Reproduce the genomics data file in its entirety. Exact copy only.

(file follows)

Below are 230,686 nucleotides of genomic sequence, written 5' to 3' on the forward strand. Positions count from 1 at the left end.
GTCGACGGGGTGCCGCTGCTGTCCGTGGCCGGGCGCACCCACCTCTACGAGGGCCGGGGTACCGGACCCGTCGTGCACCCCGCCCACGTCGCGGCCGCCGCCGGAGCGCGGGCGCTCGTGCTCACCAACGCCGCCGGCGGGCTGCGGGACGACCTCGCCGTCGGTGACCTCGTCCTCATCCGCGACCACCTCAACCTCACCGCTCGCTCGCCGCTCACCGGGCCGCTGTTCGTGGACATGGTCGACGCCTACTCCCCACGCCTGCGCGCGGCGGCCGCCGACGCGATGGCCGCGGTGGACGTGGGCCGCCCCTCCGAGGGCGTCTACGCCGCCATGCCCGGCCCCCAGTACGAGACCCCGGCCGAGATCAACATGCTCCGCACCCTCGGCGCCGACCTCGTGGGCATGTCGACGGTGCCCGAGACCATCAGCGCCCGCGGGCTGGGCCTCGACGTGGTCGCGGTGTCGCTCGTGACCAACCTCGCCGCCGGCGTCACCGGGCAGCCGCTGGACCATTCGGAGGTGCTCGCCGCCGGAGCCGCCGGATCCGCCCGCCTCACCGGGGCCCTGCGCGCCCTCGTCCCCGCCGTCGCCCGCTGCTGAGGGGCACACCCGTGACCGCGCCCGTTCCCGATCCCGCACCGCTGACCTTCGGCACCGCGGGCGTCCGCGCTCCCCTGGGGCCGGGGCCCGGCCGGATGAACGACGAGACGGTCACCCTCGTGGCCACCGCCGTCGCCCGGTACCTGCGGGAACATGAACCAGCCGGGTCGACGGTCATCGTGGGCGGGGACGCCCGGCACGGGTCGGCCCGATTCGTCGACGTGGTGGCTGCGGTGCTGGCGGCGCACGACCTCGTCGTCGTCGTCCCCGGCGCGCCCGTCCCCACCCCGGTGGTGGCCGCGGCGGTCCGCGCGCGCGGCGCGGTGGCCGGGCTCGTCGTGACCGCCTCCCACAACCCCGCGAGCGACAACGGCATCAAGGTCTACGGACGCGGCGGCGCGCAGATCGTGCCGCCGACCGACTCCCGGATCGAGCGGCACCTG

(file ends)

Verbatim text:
Below are 230,686 nucleotides of genomic sequence, written 5' to 3' on the forward strand. Positions count from 1 at the left end.
GTCGACGGGGTGCCGCTGCTGTCCGTGGCCGGGCGCACCCACCTCTACGAGGGCCGGGGTACCGGACCCGTCGTGCACCCCGCCCACGTCGCGGCCGCCGCCGGAGCGCGGGCGCTCGTGCTCACCAACGCCGCCGGCGGGCTGCGGGACGACCTCGCCGTCGGTGACCTCGTCCTCATCCGCGACCACCTCAACCTCACCGCTCGCTCGCCGCTCACCGGGCCGCTGTTCGTGGACATGGTCGACGCCTACTCCCCACGCCTGCGCGCGGCGGCCGCCGACGCGATGGCCGCGGTGGACGTGGGCCGCCCCTCCGAGGGCGTCTACGCCGCCATGCCCGGCCCCCAGTACGAGACCCCGGCCGAGATCAACATGCTCCGCACCCTCGGCGCCGACCTCGTGGGCATGTCGACGGTGCCCGAGACCATCAGCGCCCGCGGGCTGGGCCTCGACGTGGTCGCGGTGTCGCTCGTGACCAACCTCGCCGCCGGCGTCACCGGGCAGCCGCTGGACCATTCGGAGGTGCTCGCCGCCGGAGCCGCCGGATCCGCCCGCCTCACCGGGGCCCTGCGCGCCCTCGTCCCCGCCGTCGCCCGCTGCTGAGGGGCACACCCGTGACCGCGCCCGTTCCCGATCCCGCACCGCTGACCTTCGGCACCGCGGGCGTCCGCGCTCCCCTGGGGCCGGGGCCCGGCCGGATGAACGACGAGACGGTCACCCTCGTGGCCACCGCCGTCGCCCGGTACCTGCGGGAACATGAACCAGCCGGGTCGACGGTCATCGTGGGCGGGGACGCCCGGCACGGGTCGGCCCGATTCGTCGACGTGGTGGCTGCGGTGCTGGCGGCGCACGACCTCGTCGTCGTCGTCCCCGGCGCGCCCGTCCCCACCCCGGTGGTGGCCGCGGCGGTCCGCGCGCGCGGCGCGGTGGCCGGGCTCGTCGTGACCGCCTCCCACAACCCCGCGAGCGACAACGGCATCAAGGTCTACGGACGCGGCGGCGCGCAGATCGTGCCGCCGACCGACTCCCGGATCGAGCGGCACCTG